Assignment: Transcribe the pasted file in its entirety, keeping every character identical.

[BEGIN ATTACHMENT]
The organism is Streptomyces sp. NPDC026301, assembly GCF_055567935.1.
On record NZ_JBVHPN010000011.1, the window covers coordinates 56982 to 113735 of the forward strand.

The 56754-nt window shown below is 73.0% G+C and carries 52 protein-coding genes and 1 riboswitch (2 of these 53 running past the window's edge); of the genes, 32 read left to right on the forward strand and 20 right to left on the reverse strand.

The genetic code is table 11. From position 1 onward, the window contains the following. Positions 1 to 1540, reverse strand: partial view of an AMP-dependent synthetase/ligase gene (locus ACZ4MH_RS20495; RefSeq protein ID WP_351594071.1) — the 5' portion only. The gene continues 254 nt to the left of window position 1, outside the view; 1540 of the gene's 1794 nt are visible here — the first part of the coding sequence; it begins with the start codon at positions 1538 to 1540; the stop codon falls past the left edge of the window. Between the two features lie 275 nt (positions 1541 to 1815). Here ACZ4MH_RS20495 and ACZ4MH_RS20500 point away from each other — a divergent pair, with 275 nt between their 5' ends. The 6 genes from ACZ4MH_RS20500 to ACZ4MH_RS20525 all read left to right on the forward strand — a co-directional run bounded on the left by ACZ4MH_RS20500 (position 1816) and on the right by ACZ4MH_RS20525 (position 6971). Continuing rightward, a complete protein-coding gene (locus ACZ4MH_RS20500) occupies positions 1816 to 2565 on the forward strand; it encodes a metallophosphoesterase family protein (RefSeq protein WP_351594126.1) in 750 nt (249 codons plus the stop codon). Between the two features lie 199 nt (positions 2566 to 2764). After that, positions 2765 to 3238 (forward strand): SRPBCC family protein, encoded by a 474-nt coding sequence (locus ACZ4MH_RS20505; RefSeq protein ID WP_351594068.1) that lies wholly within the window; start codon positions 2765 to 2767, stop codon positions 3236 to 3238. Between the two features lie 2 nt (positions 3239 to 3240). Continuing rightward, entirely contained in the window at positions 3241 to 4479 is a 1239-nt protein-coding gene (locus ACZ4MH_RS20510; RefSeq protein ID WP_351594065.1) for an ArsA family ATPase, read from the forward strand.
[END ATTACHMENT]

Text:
The organism is Streptomyces sp. NPDC026301, assembly GCF_055567935.1.
On record NZ_JBVHPN010000011.1, the window covers coordinates 56982 to 113735 of the forward strand.

The 56754-nt window shown below is 73.0% G+C and carries 52 protein-coding genes and 1 riboswitch (2 of these 53 running past the window's edge); of the genes, 32 read left to right on the forward strand and 20 right to left on the reverse strand.

The genetic code is table 11. From position 1 onward, the window contains the following. Positions 1 to 1540, reverse strand: partial view of an AMP-dependent synthetase/ligase gene (locus ACZ4MH_RS20495; RefSeq protein ID WP_351594071.1) — the 5' portion only. The gene continues 254 nt to the left of window position 1, outside the view; 1540 of the gene's 1794 nt are visible here — the first part of the coding sequence; it begins with the start codon at positions 1538 to 1540; the stop codon falls past the left edge of the window. Between the two features lie 275 nt (positions 1541 to 1815). Here ACZ4MH_RS20495 and ACZ4MH_RS20500 point away from each other — a divergent pair, with 275 nt between their 5' ends. The 6 genes from ACZ4MH_RS20500 to ACZ4MH_RS20525 all read left to right on the forward strand — a co-directional run bounded on the left by ACZ4MH_RS20500 (position 1816) and on the right by ACZ4MH_RS20525 (position 6971). Continuing rightward, a complete protein-coding gene (locus ACZ4MH_RS20500) occupies positions 1816 to 2565 on the forward strand; it encodes a metallophosphoesterase family protein (RefSeq protein WP_351594126.1) in 750 nt (249 codons plus the stop codon). Between the two features lie 199 nt (positions 2566 to 2764). After that, positions 2765 to 3238 (forward strand): SRPBCC family protein, encoded by a 474-nt coding sequence (locus ACZ4MH_RS20505; RefSeq protein ID WP_351594068.1) that lies wholly within the window; start codon positions 2765 to 2767, stop codon positions 3236 to 3238. Between the two features lie 2 nt (positions 3239 to 3240). Continuing rightward, entirely contained in the window at positions 3241 to 4479 is a 1239-nt protein-coding gene (locus ACZ4MH_RS20510; RefSeq protein ID WP_351594065.1) for an ArsA family ATPase, read from the forward strand.